Analysing the glide trajectories, the team realised that the colugos only climb a relatively small height to achieve their lengthy shallow glides. 'The average was 8 m for an animal that is gliding 30m,' says Byrnes. But how much energy were they using to cover that distance?
Basing their calculations on the amount of energy used by small climbing primates – close relatives of the colugo – the trio calculated the energy used by a colugo ascending a tree to initiate a glide. Then they calculated the amount of energy that the animals would use if they had clambered through the canopy to cover the glide distance and were amazed to see that instead of saving energy, the colugos were using 1.5 times more energy. 'This was a surprise, as the dogma has always been that gliding is cheaper,' says Byrnes.
However, one thing was clear: gliding was faster. 'If you watch the animals move through the trees they move pretty slowly,' says Byrnes, 'But they can go 10 times as fast and cover long distances gliding so they can spend more time foraging,' he explains. Gliding could also protect colugos from dangerous predators and reduce the risks of climbing on spindly branches, so it could be more of a long-term benefit than simply saving energy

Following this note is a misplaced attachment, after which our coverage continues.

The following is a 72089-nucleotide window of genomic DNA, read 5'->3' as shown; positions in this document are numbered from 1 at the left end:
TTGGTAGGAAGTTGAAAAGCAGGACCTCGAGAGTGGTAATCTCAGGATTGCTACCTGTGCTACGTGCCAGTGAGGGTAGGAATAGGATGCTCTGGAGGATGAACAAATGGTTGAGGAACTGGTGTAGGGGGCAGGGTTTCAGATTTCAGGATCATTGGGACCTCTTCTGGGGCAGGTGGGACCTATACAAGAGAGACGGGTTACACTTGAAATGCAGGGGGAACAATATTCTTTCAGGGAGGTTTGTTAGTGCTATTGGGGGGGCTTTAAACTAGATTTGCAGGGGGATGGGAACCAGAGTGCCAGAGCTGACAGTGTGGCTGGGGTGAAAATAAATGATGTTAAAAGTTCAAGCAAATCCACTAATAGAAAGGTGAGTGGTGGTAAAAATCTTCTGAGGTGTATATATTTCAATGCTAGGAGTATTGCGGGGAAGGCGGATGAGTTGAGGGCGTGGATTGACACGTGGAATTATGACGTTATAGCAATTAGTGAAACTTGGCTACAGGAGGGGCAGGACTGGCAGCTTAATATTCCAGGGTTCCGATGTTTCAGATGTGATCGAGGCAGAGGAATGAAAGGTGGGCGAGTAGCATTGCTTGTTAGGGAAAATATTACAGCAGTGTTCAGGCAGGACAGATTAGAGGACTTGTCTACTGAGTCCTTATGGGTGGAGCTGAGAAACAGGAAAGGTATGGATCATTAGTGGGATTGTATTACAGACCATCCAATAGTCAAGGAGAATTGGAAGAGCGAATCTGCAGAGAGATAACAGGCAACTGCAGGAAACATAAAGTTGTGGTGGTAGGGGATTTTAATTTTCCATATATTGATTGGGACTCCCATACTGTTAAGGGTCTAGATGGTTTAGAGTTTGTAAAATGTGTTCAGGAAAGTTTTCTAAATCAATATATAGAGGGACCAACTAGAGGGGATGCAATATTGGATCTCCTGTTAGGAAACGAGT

IF REPORTING ON THIS STORY, PLEASE MENTION THE JOURNAL OF EXPERIMENTAL BIOLOGY AS THE SOURCE AND, IF REPORTING ONLINE, PLEASE CARRY A LINK TO: http://jeb.biologists.org
REFERENCE: Byrnes, G., Libby, T., Lim, N. T.-L. and Spence, A. J. (2011). Gliding saves time but not energy in Malayan colugos. J. Exp. Biol. 214, 2690-2696.
This article is posted on this site to give advance access to other authorised media who may wish to report on this story. Full attribution is required, and if reporting online a link to jeb.biologists.com is also required. The story posted here is COPYRIGHTED. Therefore advance permission is required before any and every reproduction of each article in full. PLEASE CONTACT firstname.lastname@example.org
Nanobot pumps destroy nerve agents
21.08.2018 | American Chemical Society
How do muscles know what time it is?
21.08.2018 | Helmholtz Zentrum München - Deutsches Forschungszentrum für Gesundheit und Umwelt